IE 11 is not supported. For an optimal experience visit our site on another browser.

Fox host Tucker Carlson's comments on Biden's marriage, explained

Did the Fox News host say what we think he said about Biden's marriage and/or climate change?
Photo illustration of a greeting card with images of President Joe Biden and First Lady Jill Biden kissing and a polar bear on a melting ice cap. Text on the card reads,"Your love is as real as climate change.".
When love is the real deal.Anjali Nair / MSNBC; Getty Images

Fox News host Tucker Carlson is under fire for comments he made Tuesday night regarding the Bidens' marriage. "Their love,” he said, “is as real as climate change.”

"Their love,” he said, “is as real as climate change.”

People on Twitter were mad. Many took it to mean Carlson was questioning the president and first lady's relationship. I can see where they’re coming from — Carlson did, after all, also call their marriage “a slick PR campaign devised by cynical consultants determined to hide the president’s senility by misdirection.”

But I think this might just be a silly misunderstanding. There’s no way Carlson meant to say the Bidens’ romance is a scam. Because that would mean Carlson also meant to say climate change — a well-documented scientific phenomenon and serious threat to human life — is also a scam. And that would mean Carlson was peddling lies equivalent to election denial, coronavirus denial and birtherism to 4.5 million viewers on a national news network.

Surely that would not meet Fox News’s editorial standards. And if it did, surely the many self-proclaimed climate-friendly corporations that give Fox News a lot of money to advertise — like Procter & Gamble, Intuit, Nestle and Subaru — would have something to say about it.

But neither the network nor its climate-friendly advertisers have said anything so far. Which is why it’s clear that when Carlson said the Bidens’ love was “as real as climate change,” he meant that their love is real, extreme, unpredictable, wildly fluctuating between hot and cold, destructive to the point of total devastation, but overall getting hotter and hotter and hotter every year. Right?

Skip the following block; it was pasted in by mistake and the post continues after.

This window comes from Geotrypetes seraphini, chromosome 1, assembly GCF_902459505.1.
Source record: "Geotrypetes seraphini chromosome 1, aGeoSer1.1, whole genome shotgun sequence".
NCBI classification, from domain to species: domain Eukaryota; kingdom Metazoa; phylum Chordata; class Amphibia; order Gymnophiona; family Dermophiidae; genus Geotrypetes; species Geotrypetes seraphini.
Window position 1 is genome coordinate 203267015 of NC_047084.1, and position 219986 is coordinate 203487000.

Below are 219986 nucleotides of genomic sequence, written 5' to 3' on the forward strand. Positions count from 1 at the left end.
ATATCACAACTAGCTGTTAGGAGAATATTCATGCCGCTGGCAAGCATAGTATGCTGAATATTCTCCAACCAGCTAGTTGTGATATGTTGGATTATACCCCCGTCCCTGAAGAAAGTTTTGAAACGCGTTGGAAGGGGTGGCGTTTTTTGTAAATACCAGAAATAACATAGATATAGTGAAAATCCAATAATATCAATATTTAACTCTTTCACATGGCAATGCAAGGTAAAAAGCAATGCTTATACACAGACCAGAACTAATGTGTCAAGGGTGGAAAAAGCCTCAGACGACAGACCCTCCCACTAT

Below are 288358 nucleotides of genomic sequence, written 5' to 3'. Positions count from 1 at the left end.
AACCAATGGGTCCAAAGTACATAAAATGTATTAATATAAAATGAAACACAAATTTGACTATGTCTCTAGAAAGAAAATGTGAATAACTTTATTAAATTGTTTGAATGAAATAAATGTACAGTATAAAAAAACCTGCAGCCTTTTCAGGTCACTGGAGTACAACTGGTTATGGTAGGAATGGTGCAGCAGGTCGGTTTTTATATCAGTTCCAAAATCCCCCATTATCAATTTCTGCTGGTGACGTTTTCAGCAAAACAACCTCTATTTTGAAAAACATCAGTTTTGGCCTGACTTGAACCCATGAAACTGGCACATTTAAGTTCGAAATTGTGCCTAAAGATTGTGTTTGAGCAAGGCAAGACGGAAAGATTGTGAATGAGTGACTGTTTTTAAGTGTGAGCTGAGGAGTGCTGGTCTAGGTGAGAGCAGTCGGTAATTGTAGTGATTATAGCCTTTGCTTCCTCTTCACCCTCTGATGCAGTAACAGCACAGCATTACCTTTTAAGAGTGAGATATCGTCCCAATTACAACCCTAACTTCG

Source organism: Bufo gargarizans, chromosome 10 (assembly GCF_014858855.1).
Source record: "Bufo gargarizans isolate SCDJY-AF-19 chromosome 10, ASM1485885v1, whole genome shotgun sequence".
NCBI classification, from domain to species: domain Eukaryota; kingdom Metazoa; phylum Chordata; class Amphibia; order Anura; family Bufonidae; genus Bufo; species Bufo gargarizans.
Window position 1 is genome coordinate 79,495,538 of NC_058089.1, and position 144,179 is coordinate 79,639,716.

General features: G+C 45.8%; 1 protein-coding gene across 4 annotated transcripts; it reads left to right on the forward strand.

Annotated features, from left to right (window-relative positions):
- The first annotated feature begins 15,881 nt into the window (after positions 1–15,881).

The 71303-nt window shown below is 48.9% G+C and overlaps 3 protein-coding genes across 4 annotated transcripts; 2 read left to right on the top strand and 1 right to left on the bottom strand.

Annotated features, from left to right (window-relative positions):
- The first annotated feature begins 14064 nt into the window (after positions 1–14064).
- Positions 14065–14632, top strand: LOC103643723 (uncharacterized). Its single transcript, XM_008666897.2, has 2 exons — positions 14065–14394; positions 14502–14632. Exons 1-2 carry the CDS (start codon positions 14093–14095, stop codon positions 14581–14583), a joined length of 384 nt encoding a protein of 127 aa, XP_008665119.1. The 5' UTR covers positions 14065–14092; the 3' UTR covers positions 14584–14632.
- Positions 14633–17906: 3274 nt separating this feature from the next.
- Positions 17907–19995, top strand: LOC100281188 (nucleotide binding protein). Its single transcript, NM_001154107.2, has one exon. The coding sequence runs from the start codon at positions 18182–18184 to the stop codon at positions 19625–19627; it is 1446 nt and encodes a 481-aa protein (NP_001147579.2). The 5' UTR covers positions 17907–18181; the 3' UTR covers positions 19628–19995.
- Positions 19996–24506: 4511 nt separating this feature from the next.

This is, after all, what the science tells us about human-caused climate change. It is real. According to NASA, which is so good at science it sends humans to live in space, the current rate of climate change is “extremely likely (greater than 95 percent probability) to be the result of human activity since the mid-20th century and proceeding at a rate that is unprecedented over decades to millennia.”

Not even former President Donald Trump’s administration could get that sentence erased from NASA’s website.

When Carlson said the Bidens’ love was “as real as climate change,” he meant that their love is real, extreme, unpredictable, wildly fluctuating between hot and cold, destructive to the point of total devastation, but overall getting hotter and hotter and hotter every year. Right?

The science also states plainly that climate change is extreme. Over the last two decades, scientists have individually examined more than 300 devastating extreme weather events, from wildfires to floods to droughts to heat waves, and published the results in peer-reviewed journals. They found that more than two-thirds were made markedly more extreme by human-caused climate change. (Only 22 percent showed no discernible human impact or were inconclusive.)

Scientists have also found that climate change is unpredictable. Who would have thought, for example, that it would bring snow tornadoes to Texas? But it did; the jet stream, increasingly weak as the planet warms, brought Arctic air down to the southern tip of the U.S., and the resulting snow combined with unseasonably warm lake temperatures created a "snownado."

Unpredictable stuff like this is happening everywhere. Wildfires in Alaska. Snowstorms in Hawaii. Climate change is hot, cold, wet, dry — everything all at once. And the unpredictable weather is having unpredictable effects. The Arctic is turning brown. Sea turtles aren’t having male babies anymore. That's why climate scientist Katharine Hayhoe prefers the term "global weirding" to "global warming."

Despite all this, though, the science shows one thing is consistent: The planet, overall, is getting hotter and hotter each year. So surely, that's what Tucker Carlson must have meant when he told 4.5 million people on Tuesday that the Bidens’ love is as real as climate change.

It’s not wrong. But it is super creepy.